Written By Cynthia Adshade
For the past few years, I have walked into a typical kindergarten classroom and have been amazed at what kids have to know and be able to do by the time they enter grade one. One common example of this is a student needs to be able to write 5-8 sentences by the end of kindergarten. When we look at what that entails – being able to write 5-8 sentences – it means that a child must be able to have the necessary skills to perform that task.
Here are a few examples of what skills a children need to write five to eight sentences:
- Fine motor skills
- Letter recognition
- Letter sounds
- Letter memory
- Correct letter formation
- Core strength
- Finger/Hand strength
- Initiation of task
- Functional grasp
- Visual perceptual skills
- Visual motor skills
- Tripod grasp
- And the list goes on….
In many instances, kindergarten is the first formal educational experience that a child has had. Parents often are not aware of the requirements for kindergarten and send their child to school thinking “they will learn everything they need to learn at school”. Yes, parents may be right in thinking this way, however there are some problems with this train of thought. Let me explain.
What I’m finding now is that kids often don’t have the necessary readiness skills to be successful at school. What does that mean?
“Readiness skills are the building blocks for learning. They are the foundational skills from which to grow and are needed for living.
They encompass different areas of life.”
That means that in order to be successful at something, an individual has to have the basics from which to build upon or “grow from”. Think of it this way: when a building is being constructed, concrete or other building materials are poured or laid down on an even or prepared surface. Once that surface has a level base, other components such as walls, doors, windows etc are then added to it. Additional floors are placed upon this surface. This process continues of building on top of the previous level until no more floors are going to be added and the roof is then placed at the top. Once the exterior of the building is complete, that’s when the more fine details such as flooring, painting, electrical, plumbing etc are incorporated.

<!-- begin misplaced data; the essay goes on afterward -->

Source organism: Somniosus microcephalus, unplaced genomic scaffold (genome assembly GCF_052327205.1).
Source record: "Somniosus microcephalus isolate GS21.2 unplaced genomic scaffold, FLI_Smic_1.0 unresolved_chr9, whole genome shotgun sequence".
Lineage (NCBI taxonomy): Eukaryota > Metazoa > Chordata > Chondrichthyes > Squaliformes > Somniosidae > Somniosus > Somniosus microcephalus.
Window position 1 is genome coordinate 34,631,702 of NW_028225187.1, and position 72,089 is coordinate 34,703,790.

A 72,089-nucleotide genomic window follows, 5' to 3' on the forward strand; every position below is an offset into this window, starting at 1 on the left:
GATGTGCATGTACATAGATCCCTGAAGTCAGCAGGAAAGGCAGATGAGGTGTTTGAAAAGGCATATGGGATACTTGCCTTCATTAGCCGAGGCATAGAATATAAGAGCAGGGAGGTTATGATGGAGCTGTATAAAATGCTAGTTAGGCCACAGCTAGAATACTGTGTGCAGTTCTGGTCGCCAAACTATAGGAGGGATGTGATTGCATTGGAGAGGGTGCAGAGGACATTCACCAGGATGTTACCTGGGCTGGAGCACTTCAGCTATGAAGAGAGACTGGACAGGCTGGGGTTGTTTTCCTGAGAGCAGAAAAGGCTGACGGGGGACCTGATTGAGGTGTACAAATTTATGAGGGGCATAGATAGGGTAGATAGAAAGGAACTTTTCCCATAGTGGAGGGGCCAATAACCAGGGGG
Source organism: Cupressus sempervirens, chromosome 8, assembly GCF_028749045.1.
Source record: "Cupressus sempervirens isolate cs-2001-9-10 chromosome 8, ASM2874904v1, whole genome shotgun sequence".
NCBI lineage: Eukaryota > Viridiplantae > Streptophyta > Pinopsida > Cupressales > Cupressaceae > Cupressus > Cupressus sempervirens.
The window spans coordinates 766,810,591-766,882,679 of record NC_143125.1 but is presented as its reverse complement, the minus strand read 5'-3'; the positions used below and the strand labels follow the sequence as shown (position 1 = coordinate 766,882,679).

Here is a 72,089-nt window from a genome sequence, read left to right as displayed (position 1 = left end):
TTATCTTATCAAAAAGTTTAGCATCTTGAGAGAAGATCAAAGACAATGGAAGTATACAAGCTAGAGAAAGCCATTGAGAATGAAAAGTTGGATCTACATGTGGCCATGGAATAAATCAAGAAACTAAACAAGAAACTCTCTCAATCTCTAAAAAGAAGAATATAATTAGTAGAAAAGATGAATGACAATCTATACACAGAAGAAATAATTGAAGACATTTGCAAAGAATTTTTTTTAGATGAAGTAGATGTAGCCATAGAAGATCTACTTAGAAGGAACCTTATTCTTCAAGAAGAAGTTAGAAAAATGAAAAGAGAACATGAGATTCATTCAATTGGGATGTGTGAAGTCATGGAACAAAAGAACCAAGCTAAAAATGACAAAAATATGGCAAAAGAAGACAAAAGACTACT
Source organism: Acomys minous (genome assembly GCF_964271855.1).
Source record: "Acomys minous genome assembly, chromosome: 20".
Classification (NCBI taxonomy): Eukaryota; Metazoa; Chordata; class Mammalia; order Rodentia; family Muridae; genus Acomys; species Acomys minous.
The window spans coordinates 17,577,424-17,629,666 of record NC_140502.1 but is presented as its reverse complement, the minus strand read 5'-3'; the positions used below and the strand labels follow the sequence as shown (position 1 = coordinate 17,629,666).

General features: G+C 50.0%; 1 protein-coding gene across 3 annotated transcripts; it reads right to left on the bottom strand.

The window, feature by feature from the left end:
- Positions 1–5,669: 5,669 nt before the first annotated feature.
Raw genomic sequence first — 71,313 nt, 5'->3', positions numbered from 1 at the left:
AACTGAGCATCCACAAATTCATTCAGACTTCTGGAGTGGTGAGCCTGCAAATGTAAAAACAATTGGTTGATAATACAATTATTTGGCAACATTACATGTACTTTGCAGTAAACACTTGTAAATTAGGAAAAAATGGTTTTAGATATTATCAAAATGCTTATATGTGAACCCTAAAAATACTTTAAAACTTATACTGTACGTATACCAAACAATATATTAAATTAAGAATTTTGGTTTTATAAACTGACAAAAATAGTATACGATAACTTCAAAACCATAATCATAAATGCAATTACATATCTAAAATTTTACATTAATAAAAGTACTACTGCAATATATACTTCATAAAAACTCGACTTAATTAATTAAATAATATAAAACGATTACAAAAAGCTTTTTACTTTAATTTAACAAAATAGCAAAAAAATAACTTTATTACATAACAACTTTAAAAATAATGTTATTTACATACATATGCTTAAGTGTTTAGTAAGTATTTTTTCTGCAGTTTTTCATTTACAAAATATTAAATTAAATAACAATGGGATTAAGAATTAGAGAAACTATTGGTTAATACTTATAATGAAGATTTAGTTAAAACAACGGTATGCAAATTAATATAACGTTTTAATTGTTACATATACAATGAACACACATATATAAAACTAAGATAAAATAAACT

If you didn’t have the prepared base from which to add the walls, the walls would then crumble.
If you didn’t have the walls, doors, windows from which to add additional floors on top, then the floors would then crumble.
If you didn’t have all of the floors complete and the roof on top, the building would not be structurally sound then it would crumble.
Do you see where I’m going with this?
When children enter school, a basic set of skills is needed for success. Now barring cognitive, physical, and emotional difficulties and other such diagnoses or challenges, a typically developing child should find success at school…with the basic set of skills (readiness skills) needed to perform this.
Now going back to the statement of “they will learn everything they need to learn at school”, yes a child will learn the academic information needed to be successful, however the basic skills – the prepared base of the structure – needs to be securely in place before that can happen.
With the increasing challenges I see in the classroom – many children not having the basic set of skills (readiness skills) – I decided to do something about it. I created a quick 15 minutes workshop geared towards parents of children entering kindergarten in the fall. I presented this information to the parents (it was a whirlwind of information) and handed out some activities for parents to perform with their kids. Here is what I found:
- Some parents were well versed in kindergarten readiness skills and were already doing activities with their kids
- Some parents had no idea and accepted the information (I’m unsure of what they did with the information given to them)
- And one parent was upset with me that I had to present this (this parent was unaware that this was a problem and was very involved with her child)
However, I was still not reaching the masses and still seeing the problems out there in the schools. So…I decided to go one step further and create a simple course to highlight the following:
- The Who, What, and Why of Readiness Skills
- Areas of Readiness Skills
- Gross Motor
- Fine Motor
- Handwriting Performance
- Daily Living Skills
- Activities to Promote These Skills
I’m in the final stages of finishing up my course. Once it’s complete, I will be providing a link that will direct you to my course. Currently I have it set-up in Udemy (so you will need to create an account) and I will be offering my course for a low fee.
Kindergarten Readiness Skills – Skills for an Easy and Successful Transition into the Educational Environment
My goal is to help children be the best that they can be. We need to start them early by giving them the tools and strategies for them to be successful, not only in school, but throughout life.
We must prepare the future in order for the future to be prepared.